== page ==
There is a large range of possible sea level rises for this century, and different places will experience different local rates. How much the increase affects people and property, however, depends on yet further factors.
Most obviously, what does the shoreline itself look like? If the land rises sharply out of the sea, like it does along parts of the California coast, even several feet of sea-level rise might not be a big deal. If your house or a road is 100 feet up, you might not even notice. But in other places, such as Miami, the land is almost flat, with millions of people living there. In still others, such as New Orleans, large areas actually lie below the current sea level — and will lie further below as sea level goes up.
The ground itself can also have a big impact. In places with porous bedrock, like much of Florida, the rising sea can intrude on underground aquifers of fresh water that lie near the coast. In places where rivers and canals flow into the ocean, they’ll have more trouble draining, especially after major rainstorms, as the sea rises higher. Local flooding could become more common.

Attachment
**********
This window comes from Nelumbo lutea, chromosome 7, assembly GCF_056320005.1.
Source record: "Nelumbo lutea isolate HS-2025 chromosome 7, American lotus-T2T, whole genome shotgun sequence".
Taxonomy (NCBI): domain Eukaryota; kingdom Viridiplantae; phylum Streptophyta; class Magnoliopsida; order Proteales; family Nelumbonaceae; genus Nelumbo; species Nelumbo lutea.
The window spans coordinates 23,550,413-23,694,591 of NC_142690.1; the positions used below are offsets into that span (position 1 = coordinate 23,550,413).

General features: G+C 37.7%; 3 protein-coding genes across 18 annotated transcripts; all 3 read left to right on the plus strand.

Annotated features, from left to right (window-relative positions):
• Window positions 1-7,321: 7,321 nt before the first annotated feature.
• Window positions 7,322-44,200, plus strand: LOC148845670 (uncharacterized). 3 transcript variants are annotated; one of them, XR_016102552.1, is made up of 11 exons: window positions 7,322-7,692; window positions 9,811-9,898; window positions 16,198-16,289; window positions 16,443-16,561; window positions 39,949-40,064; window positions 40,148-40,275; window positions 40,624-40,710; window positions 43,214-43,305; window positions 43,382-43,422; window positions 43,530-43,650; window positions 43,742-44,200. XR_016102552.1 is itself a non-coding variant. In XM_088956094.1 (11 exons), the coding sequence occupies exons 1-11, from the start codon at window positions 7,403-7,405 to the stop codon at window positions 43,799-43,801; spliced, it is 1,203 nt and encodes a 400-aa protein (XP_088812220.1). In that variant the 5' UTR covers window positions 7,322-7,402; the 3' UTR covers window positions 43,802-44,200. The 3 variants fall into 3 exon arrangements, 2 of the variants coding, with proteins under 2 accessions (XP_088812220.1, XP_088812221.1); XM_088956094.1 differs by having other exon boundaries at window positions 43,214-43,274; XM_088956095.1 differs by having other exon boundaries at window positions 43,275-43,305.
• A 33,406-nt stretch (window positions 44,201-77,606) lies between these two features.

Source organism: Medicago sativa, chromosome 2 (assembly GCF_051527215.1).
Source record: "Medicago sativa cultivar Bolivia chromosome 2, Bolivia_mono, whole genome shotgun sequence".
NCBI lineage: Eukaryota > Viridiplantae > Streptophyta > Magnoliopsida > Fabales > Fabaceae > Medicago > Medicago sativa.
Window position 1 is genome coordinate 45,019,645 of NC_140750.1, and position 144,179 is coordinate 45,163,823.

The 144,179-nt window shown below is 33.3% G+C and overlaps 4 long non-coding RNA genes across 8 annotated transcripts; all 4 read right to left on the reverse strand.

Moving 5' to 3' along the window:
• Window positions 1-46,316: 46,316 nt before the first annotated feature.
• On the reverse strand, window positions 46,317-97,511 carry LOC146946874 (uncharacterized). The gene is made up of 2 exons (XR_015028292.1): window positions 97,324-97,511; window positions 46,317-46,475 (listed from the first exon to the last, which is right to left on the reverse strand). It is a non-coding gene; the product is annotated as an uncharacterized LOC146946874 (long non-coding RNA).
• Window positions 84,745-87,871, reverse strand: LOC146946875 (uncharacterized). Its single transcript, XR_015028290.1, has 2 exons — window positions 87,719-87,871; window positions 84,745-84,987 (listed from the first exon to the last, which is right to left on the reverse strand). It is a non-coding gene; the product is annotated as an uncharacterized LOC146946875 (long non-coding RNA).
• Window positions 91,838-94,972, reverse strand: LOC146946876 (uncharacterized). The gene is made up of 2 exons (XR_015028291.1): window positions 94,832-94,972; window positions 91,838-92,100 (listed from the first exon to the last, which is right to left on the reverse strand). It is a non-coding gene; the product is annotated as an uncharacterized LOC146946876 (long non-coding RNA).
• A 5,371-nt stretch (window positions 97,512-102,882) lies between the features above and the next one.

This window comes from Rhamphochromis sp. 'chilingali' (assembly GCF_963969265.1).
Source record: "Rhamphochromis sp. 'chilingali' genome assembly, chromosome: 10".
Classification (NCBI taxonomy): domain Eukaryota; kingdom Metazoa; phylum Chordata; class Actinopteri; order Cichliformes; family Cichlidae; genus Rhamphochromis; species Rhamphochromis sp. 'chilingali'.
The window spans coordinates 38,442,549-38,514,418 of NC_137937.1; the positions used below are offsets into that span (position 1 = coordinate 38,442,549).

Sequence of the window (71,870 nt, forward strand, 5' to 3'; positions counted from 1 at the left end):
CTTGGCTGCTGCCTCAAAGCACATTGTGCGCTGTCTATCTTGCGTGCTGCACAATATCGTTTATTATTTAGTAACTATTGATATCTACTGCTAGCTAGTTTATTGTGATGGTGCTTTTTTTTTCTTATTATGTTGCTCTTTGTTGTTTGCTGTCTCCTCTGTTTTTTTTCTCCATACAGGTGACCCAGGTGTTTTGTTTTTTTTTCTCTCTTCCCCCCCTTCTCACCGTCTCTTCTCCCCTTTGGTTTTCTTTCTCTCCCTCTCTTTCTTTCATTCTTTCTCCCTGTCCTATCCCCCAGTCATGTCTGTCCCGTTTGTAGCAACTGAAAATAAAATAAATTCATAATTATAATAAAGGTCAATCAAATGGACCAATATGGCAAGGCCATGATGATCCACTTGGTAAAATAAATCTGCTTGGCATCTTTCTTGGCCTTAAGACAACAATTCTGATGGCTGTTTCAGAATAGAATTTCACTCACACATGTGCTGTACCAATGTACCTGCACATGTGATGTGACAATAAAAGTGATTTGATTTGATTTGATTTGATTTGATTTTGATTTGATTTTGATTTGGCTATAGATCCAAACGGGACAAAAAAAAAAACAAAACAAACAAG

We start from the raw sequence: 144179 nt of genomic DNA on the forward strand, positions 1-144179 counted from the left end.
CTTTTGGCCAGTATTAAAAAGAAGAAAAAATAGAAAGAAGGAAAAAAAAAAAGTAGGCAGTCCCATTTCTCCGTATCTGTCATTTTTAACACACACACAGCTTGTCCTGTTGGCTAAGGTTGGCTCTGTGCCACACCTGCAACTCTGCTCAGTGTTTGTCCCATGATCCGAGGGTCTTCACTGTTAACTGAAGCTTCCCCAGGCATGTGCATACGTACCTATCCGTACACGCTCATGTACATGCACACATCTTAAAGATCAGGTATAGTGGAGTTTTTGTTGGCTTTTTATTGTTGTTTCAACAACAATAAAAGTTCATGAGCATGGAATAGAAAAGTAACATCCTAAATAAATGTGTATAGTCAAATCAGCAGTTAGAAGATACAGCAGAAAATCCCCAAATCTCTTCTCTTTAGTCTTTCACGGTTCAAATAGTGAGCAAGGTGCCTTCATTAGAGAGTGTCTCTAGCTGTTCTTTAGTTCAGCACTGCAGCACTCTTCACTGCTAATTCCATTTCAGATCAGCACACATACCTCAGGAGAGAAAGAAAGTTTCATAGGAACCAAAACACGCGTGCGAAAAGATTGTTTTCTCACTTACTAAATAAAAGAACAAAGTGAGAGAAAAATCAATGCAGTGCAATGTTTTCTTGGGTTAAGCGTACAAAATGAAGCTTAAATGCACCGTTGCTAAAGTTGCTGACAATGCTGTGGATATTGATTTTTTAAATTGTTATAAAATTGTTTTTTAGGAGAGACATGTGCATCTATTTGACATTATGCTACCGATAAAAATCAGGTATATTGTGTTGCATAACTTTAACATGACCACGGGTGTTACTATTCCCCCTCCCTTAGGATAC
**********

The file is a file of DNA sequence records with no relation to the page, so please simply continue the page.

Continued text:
And finally — from the other side — sea level rise is raising the launch pad for coastal storms and high tides. In many places, only a few vertical inches separate what would be today called a once-in-a-century flood, from what would be called a once-in-a-decade flood. Rising seas will thus be experienced through ever-more frequent occurrence of extreme high coastal water levels and floods, long before anyone notices the average change. And it’s these floods that can hurt the most. For example, when the Mississippi and Louisiana coasts were devastated by Hurricane Katrina in 2005, by far the greatest damage came from the storm surge, not the wind or rain.
In considering the dangers from sea level rise, it’s crucial to take all of these factors — global rise, local rise, terrain, development, geology, drainage, storm surges, high tides, and more — into account.
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